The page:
The following contains spoilers for The Rook by Daniel O’Malley, and should only be read if you have completed the first novel. You have been warned.
Earlier this year in book club we read The Rook, by Daniel O’Malley, and we loved it. With its unique take on amnesia, humor, great characters, and exciting plot I was excited to find out that the sequel, Stiletto, had a release date right around the corner. The Rook was a great book, despite its flaws, and brought something different to the genre. It was my hope that Stiletto would expand O’Malley’s unique author voice and address some of the cohesion and world building issues that plagued The Rook. But before we get to that, let’s first talk about the plot.
When we left Myfawny in The Rook, the Cheque and the Grafters had decided to join organizations in the most uncomfortable business merger of all time. With a history of systematically taught hatred in both organizations, it looked like the fusion of these two groups of people was going to be a lot of work. O’Malley explores this theme extremely well by providing us with two new perspectives in Stiletto, Pawn Felicity and (something in Belgian) Odette. Each of these two characters is used as a representative of the younger generation of the organizations, and through them we get to see the difficulties of allying with people that are perceived as monsters. In addition to those two, we also do occasionally spend time with Myfawny, though her sections are rare. To begin with, while Felicity and Odette are fine vehicles for the story, they are not as deep or as interesting as Myfawny was in The Rook. While Myfawny felt like a complex and original character, Felicity is made out to be a soldier obsessed with her job and Odette is made out to be a spoiled rich girl who is self absorbed. Both characters are slowly revealed to be more complex and likable, but neither ever had the resonance with me that I felt with Myfawny from page one.
Despite weaker leads the plot is great, the humor is still on point, and the worldbuilding is much more fleshed out…. sometimes. Here is where we get to the massive problem with Stiletto – it is extremely inconsistent. In the first 25% of Stiletto, I had to stop reading it a few times because I was laughing so hard I could not hold the book straight. Then at about the one quarter mark, the book drops almost all attempts at humor and becomes much more serious. I think this was a massive mistake on O’Malley’s part because I would give that first 25% a 10/10, but the last three quarters… less. The world building is all over the place. Certain parts of the book did a great job fleshing out both organizations and adding a lot to the history and tension between them. Others lazily info-dumped an encyclopedias worth of information on me in a 3-page period, which was extremely unsatisfying. Despite that info-dump, I also felt like I was missing lots of small pieces of information. Somehow I still don’t know what power the Lord of the Cheque has, and it is honestly driving me insane.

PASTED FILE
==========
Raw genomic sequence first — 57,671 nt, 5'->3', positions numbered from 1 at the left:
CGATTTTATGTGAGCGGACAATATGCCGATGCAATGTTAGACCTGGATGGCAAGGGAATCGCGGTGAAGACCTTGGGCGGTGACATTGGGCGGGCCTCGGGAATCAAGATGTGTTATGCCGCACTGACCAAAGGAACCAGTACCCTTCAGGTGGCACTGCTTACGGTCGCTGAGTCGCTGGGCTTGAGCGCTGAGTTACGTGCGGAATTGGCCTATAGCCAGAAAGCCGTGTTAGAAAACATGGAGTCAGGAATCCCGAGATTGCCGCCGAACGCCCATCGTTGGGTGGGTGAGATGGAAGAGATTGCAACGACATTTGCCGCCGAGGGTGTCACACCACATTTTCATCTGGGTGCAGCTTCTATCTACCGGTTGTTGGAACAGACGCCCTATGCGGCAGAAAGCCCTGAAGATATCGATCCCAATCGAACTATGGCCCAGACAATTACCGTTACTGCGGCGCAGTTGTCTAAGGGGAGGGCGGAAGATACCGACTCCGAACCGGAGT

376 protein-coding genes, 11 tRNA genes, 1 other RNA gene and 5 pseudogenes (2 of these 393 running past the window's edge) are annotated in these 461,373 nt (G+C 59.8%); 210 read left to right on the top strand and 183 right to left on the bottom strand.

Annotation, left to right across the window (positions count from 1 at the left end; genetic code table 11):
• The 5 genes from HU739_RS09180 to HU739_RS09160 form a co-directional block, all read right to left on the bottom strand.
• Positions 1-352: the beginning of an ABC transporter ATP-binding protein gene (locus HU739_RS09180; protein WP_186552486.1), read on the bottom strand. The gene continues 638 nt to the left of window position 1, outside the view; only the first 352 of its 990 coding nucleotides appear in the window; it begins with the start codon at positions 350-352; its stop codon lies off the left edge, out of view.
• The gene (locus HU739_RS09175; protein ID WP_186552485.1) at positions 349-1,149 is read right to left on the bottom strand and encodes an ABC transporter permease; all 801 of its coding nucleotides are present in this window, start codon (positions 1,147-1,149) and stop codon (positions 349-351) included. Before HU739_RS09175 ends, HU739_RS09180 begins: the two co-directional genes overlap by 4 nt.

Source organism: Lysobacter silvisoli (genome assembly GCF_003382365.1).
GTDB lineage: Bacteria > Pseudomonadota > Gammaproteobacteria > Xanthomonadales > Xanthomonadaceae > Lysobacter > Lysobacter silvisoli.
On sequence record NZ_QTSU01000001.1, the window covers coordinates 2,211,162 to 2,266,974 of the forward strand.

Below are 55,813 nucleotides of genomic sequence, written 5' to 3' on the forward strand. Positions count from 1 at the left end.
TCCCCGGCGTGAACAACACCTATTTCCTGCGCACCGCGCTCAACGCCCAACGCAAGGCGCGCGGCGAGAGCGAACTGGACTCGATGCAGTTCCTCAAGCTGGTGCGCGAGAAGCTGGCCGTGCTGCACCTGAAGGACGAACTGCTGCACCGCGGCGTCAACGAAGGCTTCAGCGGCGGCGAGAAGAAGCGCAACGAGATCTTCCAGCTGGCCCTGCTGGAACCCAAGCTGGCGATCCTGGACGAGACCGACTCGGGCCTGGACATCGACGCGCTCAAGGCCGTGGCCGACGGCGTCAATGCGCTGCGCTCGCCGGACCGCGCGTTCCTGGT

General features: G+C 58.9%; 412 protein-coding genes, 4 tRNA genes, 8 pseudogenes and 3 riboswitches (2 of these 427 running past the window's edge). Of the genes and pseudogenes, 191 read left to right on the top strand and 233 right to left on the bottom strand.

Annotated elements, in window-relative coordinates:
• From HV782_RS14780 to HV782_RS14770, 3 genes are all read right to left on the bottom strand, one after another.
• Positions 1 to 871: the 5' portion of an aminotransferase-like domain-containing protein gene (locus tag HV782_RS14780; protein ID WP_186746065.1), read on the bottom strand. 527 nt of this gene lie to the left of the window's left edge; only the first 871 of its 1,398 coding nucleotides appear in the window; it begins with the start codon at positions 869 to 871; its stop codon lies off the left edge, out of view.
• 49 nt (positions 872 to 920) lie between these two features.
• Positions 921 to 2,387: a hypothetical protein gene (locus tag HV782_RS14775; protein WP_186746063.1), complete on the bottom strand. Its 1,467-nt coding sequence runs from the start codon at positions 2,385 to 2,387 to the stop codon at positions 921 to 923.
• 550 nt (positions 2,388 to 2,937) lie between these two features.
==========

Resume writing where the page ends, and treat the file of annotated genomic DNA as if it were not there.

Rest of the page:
My opinion of the plot swung like a pendulum throughout the book,and I can’t decided where I landed. Certain sections had me unable to put the book down due to curiosity and excitement. Others left me extremely disappointed with the reuse of older plot points and unsatisfying twists. In the end I think that the prose through which O’Malley told the plot was a lot better than The Rook, but I liked the actual plot of The Rook a lot more. In addition to this, there were like 3-5 subplots in the book that went absolutely nowhere. I can’t tell if O’Malley included them in the book to give red herrings (which if so, well done) or simply forgot to finish writing some of them. These elements all left me extremely frustrated and confused as to my feelings on the book.
In the end, I still enjoyed Stiletto – just less than The Rook. It had the air of a bridge book, spending a lot of time setting up the finale. I am still excited and eager to read the next installment of the story, but I very much hope to see a return in quality matching the Rook and that O’Malley learns from the difficulties of Stiletto. A small caveat I will add to this review: it is possible that Stiletto’s sporadic writing style was a thematic choice rather than an authorial difficulty. If this is true then I would expect many people might love Stiletto, but it is still not the book for me. The Quill to Live recommends Stiletto, but also advises you to go in with reserved expectations.
Rating: Stiletto – 7.0/10